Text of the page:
Steam: the latest beta version disables access to previous versions of games

The latest beta version of Steam removes a feature particularly popular with modders and speedrunners: the ability to roll back to a previous version of a game.

Credit: Steam

While Steam just gave its download page a big boost, Valve’s platform just welcomed its new beta. And as specified by our colleagues on the SteamDB site, this version removes a feature appreciated by modders and speedrunners: the ability to revert to a previous version of a game.

In fact, the specialized site has noticed changes in the way customers connect to the content distribution network. “This method takes the application ID, repository ID, manifest ID, branch name, and branch password. All these settings must match the current information of the application for it to return a valid manifest code, if something does not match, or if you are not the owner of the game, it will return the result “Access Denied”.

In other words, players will now only have access to the latest version of a game, unless the developers allow access to earlier versions. As SteamDB reminds us, removing this feature will be especially a hit for modders and speedrunners.

Also read: Steam: play a game before the download is complete, soon it will be possible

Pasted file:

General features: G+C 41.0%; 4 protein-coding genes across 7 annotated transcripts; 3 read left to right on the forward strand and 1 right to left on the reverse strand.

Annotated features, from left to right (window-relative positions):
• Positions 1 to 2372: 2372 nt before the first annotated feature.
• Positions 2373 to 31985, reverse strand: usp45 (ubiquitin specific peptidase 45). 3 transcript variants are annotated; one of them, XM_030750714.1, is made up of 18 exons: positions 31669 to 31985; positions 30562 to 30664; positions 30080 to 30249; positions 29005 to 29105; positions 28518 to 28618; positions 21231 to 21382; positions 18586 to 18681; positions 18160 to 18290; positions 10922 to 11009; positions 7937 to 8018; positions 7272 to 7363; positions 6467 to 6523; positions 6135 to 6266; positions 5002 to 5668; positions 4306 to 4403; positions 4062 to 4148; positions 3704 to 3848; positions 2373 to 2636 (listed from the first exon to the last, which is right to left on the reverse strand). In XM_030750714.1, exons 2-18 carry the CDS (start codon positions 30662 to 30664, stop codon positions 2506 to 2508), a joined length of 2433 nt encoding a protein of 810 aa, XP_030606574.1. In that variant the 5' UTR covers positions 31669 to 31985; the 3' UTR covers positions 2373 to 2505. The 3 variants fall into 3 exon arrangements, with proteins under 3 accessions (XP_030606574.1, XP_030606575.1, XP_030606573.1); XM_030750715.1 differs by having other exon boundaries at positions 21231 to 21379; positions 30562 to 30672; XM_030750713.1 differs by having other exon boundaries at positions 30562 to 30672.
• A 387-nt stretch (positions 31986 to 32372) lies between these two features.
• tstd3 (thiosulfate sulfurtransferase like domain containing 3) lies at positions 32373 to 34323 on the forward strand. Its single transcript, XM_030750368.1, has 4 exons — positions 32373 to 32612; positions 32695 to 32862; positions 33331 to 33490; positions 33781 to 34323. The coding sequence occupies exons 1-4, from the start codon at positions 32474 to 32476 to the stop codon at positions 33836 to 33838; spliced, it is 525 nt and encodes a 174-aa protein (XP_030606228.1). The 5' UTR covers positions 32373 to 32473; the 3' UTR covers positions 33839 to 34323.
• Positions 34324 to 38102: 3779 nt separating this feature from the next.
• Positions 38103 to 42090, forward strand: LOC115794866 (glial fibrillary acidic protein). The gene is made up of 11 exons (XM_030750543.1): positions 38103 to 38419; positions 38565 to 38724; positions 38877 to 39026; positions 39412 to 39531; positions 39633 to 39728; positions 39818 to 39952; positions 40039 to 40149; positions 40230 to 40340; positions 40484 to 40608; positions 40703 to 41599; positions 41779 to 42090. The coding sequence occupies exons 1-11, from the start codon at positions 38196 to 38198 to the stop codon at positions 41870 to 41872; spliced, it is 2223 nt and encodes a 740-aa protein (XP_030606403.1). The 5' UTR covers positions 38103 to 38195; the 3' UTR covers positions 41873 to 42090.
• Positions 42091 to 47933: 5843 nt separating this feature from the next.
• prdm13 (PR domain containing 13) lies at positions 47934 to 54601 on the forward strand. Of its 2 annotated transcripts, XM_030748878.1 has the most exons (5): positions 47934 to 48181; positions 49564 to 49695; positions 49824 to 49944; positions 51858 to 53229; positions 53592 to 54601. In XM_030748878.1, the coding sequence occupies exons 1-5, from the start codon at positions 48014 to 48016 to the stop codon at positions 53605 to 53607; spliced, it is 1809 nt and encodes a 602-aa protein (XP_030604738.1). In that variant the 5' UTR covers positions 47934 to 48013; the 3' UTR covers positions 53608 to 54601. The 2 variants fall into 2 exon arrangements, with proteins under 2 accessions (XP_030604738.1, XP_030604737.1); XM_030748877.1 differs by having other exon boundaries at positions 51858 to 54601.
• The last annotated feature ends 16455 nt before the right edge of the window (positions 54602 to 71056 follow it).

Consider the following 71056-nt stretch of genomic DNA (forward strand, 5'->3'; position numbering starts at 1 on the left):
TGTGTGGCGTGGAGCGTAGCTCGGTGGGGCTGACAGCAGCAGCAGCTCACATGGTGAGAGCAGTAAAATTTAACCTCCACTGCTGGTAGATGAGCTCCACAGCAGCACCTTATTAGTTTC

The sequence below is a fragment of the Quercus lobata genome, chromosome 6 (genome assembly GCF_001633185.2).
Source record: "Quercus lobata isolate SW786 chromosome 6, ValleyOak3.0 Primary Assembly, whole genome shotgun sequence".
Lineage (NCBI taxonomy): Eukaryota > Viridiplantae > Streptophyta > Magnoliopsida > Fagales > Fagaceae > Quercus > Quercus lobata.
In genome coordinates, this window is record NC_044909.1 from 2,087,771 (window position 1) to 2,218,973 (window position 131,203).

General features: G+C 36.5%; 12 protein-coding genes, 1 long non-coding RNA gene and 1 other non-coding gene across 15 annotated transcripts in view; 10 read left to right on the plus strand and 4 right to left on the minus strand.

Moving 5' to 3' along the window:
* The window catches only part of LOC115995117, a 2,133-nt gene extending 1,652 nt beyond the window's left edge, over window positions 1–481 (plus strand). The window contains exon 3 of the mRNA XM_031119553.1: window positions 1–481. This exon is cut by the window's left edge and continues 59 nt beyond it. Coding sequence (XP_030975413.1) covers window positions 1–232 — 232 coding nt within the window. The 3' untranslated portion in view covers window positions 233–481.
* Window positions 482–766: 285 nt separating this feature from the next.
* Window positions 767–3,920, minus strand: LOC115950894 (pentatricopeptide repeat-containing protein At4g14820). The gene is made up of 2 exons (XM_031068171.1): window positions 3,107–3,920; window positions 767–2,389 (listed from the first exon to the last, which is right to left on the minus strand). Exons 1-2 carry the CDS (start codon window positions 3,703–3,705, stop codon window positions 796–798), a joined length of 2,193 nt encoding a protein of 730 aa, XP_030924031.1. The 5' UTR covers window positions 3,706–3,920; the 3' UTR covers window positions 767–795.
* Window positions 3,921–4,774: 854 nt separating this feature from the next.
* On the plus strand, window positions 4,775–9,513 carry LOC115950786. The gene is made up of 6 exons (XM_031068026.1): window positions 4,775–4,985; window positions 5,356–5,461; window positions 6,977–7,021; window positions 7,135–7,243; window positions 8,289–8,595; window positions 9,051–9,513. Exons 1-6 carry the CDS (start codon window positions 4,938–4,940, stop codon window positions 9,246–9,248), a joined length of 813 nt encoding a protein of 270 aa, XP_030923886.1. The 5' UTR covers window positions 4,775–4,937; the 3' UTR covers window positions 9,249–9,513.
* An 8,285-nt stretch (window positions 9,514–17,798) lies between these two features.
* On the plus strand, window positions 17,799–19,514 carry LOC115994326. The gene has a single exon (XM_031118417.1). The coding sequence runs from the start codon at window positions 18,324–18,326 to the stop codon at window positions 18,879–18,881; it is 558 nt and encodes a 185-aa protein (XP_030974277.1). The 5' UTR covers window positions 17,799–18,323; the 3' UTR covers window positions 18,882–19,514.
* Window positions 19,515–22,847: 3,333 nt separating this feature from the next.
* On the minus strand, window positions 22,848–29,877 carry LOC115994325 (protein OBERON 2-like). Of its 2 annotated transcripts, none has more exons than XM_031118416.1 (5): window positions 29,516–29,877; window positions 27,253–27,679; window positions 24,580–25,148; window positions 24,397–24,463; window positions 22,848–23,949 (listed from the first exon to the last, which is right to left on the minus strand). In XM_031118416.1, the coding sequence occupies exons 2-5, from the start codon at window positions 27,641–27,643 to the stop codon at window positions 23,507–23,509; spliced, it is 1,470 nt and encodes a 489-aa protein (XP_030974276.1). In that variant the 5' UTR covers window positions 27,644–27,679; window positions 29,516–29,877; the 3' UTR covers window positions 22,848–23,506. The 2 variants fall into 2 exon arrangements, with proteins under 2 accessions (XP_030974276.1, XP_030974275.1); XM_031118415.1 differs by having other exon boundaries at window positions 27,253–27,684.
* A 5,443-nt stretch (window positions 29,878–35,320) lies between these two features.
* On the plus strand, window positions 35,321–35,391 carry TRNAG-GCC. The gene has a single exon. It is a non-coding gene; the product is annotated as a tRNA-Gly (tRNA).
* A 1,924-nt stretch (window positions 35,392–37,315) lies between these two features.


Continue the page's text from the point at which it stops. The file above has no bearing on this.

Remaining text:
Steam removes an essential feature for modders

In fact, it’s not uncommon for mods to work only on specific software versions, which has forced modders to revert to previous versions of certain titles, like GTA IV or The Elder Scrolls V: Skyrim, for example, to make sure. that your creation still works.

The same goes for sprint runners, who often rely on mistakes and glitches to finish a game as quickly as possible. However, if the developers end up fixing these issues (for the convenience of average gamers), speed runners want to be able to continue to take advantage of these flaws to gain precious minutes on the clock. Something that becomes impossible if we can no longer go back to a previous version of a game.

Finally, it often happens that updates spoil a game, be it through bugs, a security breach, or a controversial new feature. In these conditions, it is always good for the player to go back to a previous version … It remains to be seen if Steam really intends to eliminate this possibility of switching from one version of a game to another in the stable version of the software.


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